Editorial: Democrats should pick Marchand

  • Marchand AP

Published: 9/6/2018 12:04:42 AM

Democrats who are sincere in their desire to make Chris Sununu a one-term governor come November should give their vote to Steve Marchand on Tuesday. 

His challenger in the Democratic primary, former five-term state senator Molly Kelly of Harrisville, is a strong candidate, but Marchand alone has the energy, imagination and boldness to challenge a Republican incumbent who at this early date appears to be a shoo-in for re-election. We believe that of the two Democratic candidates for governor, Marchand is the one who will not only energize young voters but potentially sway independents and moderate Republicans who are less than impressed with Sununu’s stewardship.

New Hampshire, purple state that it is, values bipartisanship, and Marchand has proven that he is much more interested in creative and collaborative solutions than checking off boxes on a party to-do list. His time as regional director for the Concord Coalition, a nonpartisan group focused on fiscal responsibility (and founded by the late Sens. Warren Rudman of New Hampshire, a Republican, and Paul Tsongas of Massachusetts, a Democrat), and as state director for No Labels, which aims to put an end to hyper-partisanship, should be eye-opening for voters of all political stripes who have grown weary of political dysfunction. Marchand is a wonky candidate who has an auditor’s understanding of numbers; he is the kind of leader who doesn’t just browse budgets but dissects them. Importantly, his time as mayor of Portsmouth helped him see how numbers on a page translate to the overall well-being of real people.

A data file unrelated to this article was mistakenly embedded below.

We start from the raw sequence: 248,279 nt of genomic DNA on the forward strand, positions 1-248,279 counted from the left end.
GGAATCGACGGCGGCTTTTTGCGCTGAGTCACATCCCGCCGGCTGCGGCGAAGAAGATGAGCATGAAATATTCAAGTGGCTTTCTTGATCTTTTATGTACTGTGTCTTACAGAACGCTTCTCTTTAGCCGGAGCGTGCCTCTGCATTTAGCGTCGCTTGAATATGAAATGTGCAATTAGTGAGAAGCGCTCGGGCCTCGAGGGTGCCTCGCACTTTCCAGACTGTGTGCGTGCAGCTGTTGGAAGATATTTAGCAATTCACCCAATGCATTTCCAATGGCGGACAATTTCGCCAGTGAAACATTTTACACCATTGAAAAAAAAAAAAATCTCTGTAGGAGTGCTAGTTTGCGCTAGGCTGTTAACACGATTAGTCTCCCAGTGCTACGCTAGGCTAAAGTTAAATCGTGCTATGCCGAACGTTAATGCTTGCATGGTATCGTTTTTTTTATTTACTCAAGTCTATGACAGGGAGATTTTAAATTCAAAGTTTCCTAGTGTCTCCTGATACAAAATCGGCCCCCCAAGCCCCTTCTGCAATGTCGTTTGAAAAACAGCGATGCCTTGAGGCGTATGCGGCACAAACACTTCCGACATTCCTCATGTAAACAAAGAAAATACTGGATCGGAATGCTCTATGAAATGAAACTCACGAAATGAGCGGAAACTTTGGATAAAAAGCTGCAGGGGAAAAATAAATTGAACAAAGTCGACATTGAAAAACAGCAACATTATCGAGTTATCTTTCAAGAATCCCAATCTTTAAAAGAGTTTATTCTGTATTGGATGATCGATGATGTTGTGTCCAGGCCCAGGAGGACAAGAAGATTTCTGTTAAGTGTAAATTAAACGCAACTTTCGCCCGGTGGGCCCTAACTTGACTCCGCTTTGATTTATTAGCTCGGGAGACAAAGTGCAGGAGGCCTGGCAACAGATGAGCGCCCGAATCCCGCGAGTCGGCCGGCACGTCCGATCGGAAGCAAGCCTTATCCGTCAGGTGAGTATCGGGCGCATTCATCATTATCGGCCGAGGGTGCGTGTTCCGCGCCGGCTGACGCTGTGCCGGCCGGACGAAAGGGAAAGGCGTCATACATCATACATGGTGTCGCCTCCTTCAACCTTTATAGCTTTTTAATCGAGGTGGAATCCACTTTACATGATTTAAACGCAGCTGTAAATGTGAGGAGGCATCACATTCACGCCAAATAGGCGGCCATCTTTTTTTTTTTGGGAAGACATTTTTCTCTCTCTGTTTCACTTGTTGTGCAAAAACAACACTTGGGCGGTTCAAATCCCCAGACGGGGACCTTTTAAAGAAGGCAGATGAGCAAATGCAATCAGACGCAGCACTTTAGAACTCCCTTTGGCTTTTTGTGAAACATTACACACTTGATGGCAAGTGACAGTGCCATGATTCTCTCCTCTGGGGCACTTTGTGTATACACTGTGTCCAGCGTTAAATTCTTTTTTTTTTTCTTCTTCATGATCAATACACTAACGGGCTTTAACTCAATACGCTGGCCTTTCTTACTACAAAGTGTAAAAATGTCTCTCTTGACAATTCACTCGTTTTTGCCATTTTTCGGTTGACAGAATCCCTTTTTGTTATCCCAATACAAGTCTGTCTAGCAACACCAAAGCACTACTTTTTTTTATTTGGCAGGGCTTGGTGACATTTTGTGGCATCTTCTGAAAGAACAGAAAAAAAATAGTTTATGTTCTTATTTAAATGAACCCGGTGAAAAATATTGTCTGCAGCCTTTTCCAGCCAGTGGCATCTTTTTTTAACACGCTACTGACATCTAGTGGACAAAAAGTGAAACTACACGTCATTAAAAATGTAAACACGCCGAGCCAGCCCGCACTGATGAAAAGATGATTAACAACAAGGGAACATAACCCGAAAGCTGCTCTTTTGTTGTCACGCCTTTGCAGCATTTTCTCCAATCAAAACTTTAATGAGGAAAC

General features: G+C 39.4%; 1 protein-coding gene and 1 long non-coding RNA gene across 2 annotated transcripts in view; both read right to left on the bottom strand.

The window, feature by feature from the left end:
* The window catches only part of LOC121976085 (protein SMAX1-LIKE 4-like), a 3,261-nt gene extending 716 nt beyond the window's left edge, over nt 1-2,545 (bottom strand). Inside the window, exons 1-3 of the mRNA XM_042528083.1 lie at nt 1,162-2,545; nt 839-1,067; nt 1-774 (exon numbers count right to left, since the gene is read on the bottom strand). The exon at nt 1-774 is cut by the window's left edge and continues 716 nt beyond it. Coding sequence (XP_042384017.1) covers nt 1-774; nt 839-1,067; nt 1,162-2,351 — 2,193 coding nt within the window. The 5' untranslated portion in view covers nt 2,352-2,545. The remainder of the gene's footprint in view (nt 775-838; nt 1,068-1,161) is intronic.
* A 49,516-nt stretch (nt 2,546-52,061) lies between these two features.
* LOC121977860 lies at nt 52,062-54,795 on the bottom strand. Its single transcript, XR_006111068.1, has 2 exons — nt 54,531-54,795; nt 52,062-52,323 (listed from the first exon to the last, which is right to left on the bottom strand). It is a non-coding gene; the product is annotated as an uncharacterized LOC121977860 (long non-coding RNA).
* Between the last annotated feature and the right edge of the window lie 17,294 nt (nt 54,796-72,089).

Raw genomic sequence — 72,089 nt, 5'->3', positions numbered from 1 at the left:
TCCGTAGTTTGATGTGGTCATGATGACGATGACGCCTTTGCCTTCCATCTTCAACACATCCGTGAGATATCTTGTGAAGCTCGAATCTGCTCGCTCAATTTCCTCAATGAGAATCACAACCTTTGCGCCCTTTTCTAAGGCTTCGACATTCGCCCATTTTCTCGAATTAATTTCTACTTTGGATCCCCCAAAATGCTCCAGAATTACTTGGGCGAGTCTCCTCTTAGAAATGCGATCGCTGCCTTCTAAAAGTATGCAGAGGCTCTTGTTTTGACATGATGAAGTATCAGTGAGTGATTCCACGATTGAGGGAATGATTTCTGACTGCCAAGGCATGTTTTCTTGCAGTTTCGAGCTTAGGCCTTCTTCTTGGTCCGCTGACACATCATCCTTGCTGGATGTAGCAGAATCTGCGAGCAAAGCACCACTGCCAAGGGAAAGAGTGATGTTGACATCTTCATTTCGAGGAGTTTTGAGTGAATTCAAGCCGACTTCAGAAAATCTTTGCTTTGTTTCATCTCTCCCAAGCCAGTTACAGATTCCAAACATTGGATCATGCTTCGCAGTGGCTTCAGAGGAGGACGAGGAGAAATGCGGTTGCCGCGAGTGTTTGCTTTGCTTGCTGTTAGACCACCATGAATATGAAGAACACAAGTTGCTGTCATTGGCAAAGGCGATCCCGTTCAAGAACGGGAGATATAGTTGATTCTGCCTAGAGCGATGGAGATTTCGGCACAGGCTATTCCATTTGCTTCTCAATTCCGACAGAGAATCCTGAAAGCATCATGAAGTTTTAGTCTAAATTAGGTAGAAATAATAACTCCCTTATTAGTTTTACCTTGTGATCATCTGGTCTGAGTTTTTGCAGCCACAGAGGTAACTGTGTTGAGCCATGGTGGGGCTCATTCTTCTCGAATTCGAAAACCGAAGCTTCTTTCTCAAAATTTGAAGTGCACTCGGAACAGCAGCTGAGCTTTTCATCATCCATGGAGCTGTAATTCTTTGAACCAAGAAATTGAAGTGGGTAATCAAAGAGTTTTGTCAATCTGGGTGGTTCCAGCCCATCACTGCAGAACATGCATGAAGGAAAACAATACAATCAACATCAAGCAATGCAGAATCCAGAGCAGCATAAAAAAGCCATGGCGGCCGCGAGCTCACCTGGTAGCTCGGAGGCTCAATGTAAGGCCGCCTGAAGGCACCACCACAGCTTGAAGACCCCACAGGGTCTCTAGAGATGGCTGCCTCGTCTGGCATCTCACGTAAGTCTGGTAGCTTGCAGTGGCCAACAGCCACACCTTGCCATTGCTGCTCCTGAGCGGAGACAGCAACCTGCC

Marchand shares our belief that the state’s narrow approach to fiscal policy has long been and continues to be detrimental, a reality that is starkly reflected in the educational divide between property-poor and property-rich communities. He understands that good public schools are one of the most significant drivers of economic growth, and he views policy through that lens. This summer, Marchand told us that “the chasm between the have and have-not communities is bigger now than when we lost the (Claremont) lawsuit ... So I have to fix it. I gotta work on it. It’s not a choice.” His sense of urgency – not just on public education and property taxes but infrastructure, the opioid epidemic, gun violence and so many other pressing issues in New Hampshire – is refreshing. 

While the road between ideas and policy is long and difficult, we believe Marchand has the energy and intelligence to lead crucial, difficult and long-overdue conversations about New Hampshire’s path forward. We urge Democrats and independents to give him their vote on Sept. 11.


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